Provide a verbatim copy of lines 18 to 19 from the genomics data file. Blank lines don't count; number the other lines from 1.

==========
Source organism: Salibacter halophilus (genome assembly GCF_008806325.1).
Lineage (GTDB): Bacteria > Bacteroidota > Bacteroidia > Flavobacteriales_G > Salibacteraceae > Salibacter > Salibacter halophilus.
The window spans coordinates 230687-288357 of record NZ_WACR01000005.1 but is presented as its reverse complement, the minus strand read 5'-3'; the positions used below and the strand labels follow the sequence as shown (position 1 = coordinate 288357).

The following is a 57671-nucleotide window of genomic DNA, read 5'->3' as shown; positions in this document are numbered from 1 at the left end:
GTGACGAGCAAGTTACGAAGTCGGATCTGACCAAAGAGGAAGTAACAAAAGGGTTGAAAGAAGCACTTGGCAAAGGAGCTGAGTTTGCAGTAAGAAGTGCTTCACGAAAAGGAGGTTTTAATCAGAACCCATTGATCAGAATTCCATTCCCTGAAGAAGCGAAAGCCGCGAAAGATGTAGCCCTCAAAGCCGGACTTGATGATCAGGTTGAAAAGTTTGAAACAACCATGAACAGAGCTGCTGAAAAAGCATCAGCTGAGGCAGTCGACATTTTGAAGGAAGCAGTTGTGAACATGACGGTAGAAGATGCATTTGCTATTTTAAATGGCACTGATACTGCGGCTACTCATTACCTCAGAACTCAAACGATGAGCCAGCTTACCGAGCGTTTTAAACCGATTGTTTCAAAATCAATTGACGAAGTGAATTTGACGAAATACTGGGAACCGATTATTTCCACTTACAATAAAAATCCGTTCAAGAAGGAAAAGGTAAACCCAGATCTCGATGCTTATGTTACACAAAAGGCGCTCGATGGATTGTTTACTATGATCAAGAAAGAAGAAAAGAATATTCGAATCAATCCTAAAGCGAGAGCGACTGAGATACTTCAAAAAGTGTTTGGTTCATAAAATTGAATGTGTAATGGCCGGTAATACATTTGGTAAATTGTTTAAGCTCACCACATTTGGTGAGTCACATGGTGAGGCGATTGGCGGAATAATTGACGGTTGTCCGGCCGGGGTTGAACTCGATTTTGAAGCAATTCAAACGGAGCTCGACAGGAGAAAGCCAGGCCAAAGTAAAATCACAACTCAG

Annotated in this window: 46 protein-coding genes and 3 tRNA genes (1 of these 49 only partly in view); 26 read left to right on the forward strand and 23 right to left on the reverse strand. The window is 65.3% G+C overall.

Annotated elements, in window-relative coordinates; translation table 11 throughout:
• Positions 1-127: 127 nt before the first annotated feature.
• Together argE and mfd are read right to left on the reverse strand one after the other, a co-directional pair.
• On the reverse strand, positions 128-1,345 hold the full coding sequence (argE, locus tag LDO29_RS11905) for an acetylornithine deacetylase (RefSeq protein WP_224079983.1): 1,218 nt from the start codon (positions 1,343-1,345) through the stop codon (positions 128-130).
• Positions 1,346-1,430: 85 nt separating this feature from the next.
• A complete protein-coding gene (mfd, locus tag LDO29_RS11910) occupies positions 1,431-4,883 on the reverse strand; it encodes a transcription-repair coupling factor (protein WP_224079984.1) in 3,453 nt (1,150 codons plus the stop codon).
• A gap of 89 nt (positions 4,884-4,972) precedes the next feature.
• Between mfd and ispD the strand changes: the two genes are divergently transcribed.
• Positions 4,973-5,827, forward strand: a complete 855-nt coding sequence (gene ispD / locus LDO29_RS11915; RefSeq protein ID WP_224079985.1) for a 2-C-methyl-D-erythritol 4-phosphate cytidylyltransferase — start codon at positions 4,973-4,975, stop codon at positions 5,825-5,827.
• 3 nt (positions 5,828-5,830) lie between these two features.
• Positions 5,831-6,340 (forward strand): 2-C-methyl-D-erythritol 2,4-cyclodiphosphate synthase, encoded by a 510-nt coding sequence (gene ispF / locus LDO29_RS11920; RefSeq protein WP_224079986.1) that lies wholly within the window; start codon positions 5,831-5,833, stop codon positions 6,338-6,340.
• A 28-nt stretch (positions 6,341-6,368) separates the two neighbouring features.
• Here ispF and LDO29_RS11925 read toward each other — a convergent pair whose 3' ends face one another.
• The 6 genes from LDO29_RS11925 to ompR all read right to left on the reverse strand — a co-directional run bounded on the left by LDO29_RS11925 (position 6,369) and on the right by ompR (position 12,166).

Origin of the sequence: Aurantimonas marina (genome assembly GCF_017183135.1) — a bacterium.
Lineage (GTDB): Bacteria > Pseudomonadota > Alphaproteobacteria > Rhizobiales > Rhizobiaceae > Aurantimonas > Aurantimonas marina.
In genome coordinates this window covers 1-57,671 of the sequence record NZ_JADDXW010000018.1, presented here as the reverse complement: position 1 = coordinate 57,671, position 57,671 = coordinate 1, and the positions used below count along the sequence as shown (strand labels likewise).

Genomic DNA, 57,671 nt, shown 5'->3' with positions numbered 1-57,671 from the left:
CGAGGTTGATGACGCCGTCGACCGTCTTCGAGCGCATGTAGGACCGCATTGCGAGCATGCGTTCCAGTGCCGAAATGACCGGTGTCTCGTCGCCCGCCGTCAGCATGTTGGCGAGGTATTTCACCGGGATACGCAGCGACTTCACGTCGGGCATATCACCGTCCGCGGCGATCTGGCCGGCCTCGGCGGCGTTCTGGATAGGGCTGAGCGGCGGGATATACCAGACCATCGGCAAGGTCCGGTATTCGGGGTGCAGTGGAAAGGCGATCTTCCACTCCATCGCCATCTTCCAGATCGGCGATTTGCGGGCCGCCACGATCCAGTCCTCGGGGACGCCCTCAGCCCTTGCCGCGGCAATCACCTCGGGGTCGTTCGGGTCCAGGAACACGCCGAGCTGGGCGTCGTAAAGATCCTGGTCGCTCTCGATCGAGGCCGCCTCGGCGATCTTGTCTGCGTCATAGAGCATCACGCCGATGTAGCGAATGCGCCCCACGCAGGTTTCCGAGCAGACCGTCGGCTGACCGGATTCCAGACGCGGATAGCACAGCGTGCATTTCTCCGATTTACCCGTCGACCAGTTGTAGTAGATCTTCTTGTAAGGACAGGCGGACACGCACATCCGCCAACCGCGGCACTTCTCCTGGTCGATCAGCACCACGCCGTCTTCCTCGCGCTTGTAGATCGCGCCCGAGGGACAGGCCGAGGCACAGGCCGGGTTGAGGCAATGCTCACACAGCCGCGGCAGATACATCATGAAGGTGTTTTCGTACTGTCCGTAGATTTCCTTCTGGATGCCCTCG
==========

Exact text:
• A 28-nt stretch (positions 6,341-6,368) separates the two neighbouring features.
• Here ispF and LDO29_RS11925 read toward each other — a convergent pair whose 3' ends face one another.